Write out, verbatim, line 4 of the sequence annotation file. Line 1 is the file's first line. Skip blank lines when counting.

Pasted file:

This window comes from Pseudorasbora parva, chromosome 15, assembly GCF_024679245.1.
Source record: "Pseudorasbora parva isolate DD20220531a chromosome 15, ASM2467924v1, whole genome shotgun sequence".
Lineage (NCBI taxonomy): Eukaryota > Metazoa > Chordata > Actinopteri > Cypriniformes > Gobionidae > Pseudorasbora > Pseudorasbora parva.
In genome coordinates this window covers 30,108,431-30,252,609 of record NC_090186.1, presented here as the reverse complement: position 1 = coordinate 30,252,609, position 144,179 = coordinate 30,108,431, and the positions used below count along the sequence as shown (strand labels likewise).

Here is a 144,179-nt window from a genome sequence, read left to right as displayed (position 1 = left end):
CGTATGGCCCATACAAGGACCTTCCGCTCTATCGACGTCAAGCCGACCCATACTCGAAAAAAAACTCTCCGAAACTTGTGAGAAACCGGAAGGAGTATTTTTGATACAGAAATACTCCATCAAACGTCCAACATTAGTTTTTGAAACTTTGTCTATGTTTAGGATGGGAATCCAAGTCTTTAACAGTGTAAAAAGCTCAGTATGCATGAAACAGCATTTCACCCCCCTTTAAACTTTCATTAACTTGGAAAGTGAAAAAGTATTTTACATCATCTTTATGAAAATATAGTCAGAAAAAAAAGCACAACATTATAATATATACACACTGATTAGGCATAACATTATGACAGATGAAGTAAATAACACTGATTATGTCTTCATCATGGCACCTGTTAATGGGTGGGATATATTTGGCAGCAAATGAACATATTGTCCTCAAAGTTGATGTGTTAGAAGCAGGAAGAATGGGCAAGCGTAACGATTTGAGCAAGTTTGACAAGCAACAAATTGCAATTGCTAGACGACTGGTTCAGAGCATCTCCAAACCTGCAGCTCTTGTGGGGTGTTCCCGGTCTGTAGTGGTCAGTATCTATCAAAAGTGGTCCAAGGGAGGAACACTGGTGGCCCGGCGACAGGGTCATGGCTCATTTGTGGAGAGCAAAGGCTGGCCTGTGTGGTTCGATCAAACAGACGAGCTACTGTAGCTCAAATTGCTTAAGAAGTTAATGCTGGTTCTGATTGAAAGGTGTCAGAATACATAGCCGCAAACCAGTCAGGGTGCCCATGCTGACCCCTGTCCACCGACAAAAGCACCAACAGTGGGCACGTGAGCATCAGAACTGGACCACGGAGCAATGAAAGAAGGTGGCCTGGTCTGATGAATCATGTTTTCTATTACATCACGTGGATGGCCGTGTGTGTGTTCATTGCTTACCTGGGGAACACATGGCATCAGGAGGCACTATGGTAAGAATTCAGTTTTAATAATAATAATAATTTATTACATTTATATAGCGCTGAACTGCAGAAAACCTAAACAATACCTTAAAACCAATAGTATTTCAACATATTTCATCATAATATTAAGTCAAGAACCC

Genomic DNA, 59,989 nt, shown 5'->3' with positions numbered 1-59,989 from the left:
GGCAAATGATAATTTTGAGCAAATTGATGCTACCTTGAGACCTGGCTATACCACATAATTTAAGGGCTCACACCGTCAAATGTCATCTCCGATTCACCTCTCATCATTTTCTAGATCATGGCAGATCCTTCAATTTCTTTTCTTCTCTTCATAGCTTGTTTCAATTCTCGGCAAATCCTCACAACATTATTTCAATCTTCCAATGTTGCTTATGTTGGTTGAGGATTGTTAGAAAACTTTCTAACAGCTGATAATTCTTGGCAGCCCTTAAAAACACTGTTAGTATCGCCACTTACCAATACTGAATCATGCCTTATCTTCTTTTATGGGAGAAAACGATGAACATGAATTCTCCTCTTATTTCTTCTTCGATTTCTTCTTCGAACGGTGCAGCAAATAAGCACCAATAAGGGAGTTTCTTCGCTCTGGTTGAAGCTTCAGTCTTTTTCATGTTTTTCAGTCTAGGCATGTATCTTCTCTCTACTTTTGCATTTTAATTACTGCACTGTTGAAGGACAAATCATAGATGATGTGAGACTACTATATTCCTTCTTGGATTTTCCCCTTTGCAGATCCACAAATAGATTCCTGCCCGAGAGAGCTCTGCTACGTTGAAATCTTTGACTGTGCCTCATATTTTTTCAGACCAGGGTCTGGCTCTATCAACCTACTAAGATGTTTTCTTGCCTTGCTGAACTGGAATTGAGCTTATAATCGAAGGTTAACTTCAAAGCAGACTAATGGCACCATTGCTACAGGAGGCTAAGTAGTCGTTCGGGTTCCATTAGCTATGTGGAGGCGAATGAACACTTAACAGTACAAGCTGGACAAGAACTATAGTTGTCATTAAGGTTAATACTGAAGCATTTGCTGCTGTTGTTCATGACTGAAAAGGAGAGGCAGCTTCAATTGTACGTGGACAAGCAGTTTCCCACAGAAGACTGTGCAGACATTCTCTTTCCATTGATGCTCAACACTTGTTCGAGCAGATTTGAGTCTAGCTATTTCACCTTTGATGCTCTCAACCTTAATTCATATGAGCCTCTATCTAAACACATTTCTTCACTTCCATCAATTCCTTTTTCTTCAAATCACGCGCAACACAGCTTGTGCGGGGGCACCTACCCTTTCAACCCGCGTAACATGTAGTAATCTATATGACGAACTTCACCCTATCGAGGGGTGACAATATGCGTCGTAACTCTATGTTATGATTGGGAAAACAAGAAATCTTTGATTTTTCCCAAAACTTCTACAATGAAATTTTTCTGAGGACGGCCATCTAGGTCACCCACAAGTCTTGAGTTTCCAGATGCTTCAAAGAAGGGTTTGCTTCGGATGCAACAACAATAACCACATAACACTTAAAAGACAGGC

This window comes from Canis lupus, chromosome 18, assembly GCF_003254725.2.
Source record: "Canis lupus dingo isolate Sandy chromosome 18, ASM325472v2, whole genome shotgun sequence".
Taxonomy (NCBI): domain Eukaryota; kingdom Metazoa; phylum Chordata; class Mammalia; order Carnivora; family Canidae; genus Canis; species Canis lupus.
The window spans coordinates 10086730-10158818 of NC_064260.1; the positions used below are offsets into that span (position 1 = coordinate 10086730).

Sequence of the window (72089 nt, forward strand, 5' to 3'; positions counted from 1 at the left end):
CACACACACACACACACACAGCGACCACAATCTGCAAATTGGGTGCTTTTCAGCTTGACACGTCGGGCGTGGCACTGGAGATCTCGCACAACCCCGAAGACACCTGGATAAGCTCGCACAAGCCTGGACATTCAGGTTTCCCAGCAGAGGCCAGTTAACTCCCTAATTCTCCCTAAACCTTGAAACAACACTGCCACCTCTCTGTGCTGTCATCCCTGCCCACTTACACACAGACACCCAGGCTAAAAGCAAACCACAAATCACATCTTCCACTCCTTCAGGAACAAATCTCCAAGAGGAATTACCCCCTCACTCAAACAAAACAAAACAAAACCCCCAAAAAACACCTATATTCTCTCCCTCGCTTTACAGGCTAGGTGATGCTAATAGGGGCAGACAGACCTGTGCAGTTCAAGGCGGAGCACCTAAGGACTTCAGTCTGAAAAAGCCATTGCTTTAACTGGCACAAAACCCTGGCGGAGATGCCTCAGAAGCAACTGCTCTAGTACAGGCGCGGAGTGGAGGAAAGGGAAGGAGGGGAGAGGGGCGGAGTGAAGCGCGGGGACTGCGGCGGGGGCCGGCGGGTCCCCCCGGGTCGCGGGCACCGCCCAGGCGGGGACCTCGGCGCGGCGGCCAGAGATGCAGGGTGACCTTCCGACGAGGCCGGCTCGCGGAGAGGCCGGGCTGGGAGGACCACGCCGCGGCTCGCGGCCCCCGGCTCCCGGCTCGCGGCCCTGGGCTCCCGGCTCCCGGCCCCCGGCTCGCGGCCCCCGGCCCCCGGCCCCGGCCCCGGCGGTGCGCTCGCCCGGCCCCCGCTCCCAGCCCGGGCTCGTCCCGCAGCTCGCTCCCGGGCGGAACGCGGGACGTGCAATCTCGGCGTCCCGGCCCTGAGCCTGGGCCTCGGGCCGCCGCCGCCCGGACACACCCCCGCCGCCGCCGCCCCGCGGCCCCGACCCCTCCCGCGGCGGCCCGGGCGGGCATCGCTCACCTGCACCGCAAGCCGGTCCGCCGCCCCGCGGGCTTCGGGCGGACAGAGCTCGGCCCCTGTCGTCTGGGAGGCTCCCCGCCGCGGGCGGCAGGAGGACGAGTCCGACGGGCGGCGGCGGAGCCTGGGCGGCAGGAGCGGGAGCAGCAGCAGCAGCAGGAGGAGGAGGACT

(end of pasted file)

In genome coordinates this window covers 30,108,431-30,252,609 of record NC_090186.1, presented here as the reverse complement: position 1 = coordinate 30,252,609, position 144,179 = coordinate 30,108,431, and the positions used below count along the sequence as shown (strand labels likewise).